Then lastly, it is perhaps worth noting that a filtered time series is usually stationary but somewhat persistent; which is the case for the HP filtered measure of the output-gap. Given these properties of the data, one would usually be able to generate reasonable forecasts for output-gap (particularly when compared to the forecast for output growth, which is less persistent). However, one may wish to suggest that a forecast for the output-gap is less useful than a forecast for output growth and the end-of-sample problem that is encountered with the HP filter would detract further from the usefulness of the forecast for the output-gap. However, this would in no way prevent one from using the measure of the output gap in a multivariate model that is concerned with forecasting some other variable (such as inflation).

Most of the commonly used decompositions in economics, such as those that were designed by Hodrick and Prescott (1997), Baxter and King (1999) and Christiano and Fitzgerald (2003), seek to approximate ideal filters, where one is able to identify the trend, cycle and noise components that are located at different periodicities. When applying these techniques within the frequency domain, one would effectively decompose a time series with a number of sine and cosine functions, which define the rate at which the time series oscillates. It is important to note, that this transformation results in the loss of all time-based information, where it is assumed that the periodicity of all the components are consistent throughout the entire sample.

To allow for changes in the periodicity of the respective components, Gabor (1946) developed the Short-Time Fourier Transform (STFT) technique, which involves applying a number of Fourier transforms to different subsamples of the data. Gencay, Selcuk, and Whitcher (2010) refer to the subsample as a data *window*, where the technique involves sliding the window across the time series and taking a Fourier transform of each subsample. Although this technique would provide potentially useful information on the timing of an event that may have arisen at a particular frequency, it is limited in that the precision of the analysis is affected by the size of the subsample. For instance, one would need a large subsample to identify changes that arise at a low frequency, and small subsamples to identify changes in the higher frequency components.

To overcome the limitations of the above frequency domain techniques, wavelet transformations were developed to capture features of time-series data across a wide range of frequencies that may arise at different points in time. This technique makes use of a number of wavelet functions that are stretched and shifted to describe features that are localised in frequency and time. For example, the wavelet function would be expanded over a relatively long period of time when identifying low-frequency events, and it would be relatively narrow when describing high frequency events.^{8} After shifting all of these wavelet functions that have different amplitudes over the entire sample of data, one is able to associate the components with specific time horizons that occur at different locations in time.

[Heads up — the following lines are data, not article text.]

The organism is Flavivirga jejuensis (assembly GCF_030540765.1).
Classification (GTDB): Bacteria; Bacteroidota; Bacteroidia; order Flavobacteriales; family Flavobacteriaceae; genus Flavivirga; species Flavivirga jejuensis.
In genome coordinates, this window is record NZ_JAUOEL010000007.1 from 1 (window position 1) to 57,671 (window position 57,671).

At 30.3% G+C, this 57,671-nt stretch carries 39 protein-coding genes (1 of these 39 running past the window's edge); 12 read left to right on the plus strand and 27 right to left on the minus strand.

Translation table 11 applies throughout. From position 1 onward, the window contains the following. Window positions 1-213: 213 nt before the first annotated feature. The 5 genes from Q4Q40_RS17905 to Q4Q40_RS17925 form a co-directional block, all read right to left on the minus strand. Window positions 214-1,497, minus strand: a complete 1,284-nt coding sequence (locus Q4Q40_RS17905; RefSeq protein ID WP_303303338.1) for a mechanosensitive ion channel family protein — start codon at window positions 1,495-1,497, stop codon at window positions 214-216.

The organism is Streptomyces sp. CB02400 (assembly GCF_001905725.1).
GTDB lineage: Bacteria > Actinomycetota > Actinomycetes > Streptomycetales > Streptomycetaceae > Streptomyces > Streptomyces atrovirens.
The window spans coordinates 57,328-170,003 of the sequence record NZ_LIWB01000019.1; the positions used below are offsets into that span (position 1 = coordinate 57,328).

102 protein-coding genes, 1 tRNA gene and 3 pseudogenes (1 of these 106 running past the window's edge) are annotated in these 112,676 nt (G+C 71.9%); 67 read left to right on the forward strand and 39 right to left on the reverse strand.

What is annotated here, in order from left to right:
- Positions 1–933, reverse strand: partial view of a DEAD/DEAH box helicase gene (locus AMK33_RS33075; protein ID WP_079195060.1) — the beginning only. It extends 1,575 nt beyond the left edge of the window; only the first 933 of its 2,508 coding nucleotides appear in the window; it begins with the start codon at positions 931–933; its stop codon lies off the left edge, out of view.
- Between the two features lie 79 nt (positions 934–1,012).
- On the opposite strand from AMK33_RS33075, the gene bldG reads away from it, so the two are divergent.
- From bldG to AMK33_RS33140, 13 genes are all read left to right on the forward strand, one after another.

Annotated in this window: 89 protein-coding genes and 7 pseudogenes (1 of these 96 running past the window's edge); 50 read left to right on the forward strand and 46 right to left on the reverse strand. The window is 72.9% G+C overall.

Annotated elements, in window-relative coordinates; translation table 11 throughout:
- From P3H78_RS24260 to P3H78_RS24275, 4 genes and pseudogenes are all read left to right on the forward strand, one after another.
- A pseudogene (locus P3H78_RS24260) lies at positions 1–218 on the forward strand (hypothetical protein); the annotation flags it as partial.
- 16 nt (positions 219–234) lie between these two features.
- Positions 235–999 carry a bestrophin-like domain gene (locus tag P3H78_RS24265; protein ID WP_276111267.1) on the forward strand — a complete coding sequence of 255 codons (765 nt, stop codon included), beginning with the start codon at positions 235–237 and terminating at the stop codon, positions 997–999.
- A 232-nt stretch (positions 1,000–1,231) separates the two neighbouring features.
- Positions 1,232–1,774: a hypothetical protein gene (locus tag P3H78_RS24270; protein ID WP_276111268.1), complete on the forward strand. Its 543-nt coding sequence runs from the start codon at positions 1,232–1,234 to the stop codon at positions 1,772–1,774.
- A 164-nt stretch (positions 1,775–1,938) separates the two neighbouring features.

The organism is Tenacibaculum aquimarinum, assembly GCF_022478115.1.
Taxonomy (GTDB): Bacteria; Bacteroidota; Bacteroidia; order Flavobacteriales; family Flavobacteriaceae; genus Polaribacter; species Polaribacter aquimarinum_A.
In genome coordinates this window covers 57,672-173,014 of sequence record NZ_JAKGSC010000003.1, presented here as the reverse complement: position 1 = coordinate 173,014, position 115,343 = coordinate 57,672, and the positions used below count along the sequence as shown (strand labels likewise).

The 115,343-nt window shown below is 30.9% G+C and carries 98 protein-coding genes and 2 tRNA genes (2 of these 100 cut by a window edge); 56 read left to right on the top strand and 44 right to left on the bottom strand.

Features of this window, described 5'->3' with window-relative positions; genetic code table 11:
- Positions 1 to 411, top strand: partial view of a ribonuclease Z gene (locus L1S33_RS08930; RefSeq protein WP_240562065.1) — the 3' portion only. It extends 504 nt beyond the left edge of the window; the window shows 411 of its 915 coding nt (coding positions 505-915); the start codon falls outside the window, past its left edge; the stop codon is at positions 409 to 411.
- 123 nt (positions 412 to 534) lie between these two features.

Early work with wavelet functions dates back to Haar (1910), who used a number of square-wave functions to decompose time-series data. Unfortunately, the properties of square-wave functions were found to be limited, and as such, a number of alternatives were developed, including those that are discussed in Grossmann and Morlet (1984) and Daubechies (1992).^{9} For the computation of these transformations, which make use of various wavelet functions at different scales, most studies currently employ the multiresolution decomposition of Mallat (1989) and Strang and Nguyen (1996).

To describe the use of this technique, one could allow for the case where a variable is composed of a trend and a number of higher-frequency components. In this instance, the trend may be represented by a father wavelet, \(\phi(t)\), while the mother wavelets, \(\psi(t)\), are used to describe information at lower scales (i.e. higher frequencies). Using an orthogonal wavelet transformation, one could then describe variable \(y_t\) as

\[\begin{eqnarray} y_t = \sum_k s_{0,k} \phi_{0,k} (t) + \sum_{j=0}^{J} \sum_k d_{j,k} \psi_{j,k} (t) \; , \end{eqnarray}\]

where \(J\) refers to the number of scales, and \(k\) refers to the location of the wavelet in time. The $ s_{0,k}$ coefficients are termed smooth coefficients, since they represent the trend, and the \(d_{j,k}\) coefficients are termed the detailed coefficients, since they represent finer details in the data.

The mother wavelet functions, \(\psi_{1,k} (t), \dots, \psi_{J,k} (t)\), are then generated by shifts in the location of the wavelet in time and scale, such that

\[\begin{eqnarray} \psi_{j,k} (t) = 2^{-j/2} \psi \left(\frac{t-2^{j}k}{2^j}\right), \;\; j=1,\dots,J \; , \end{eqnarray}\]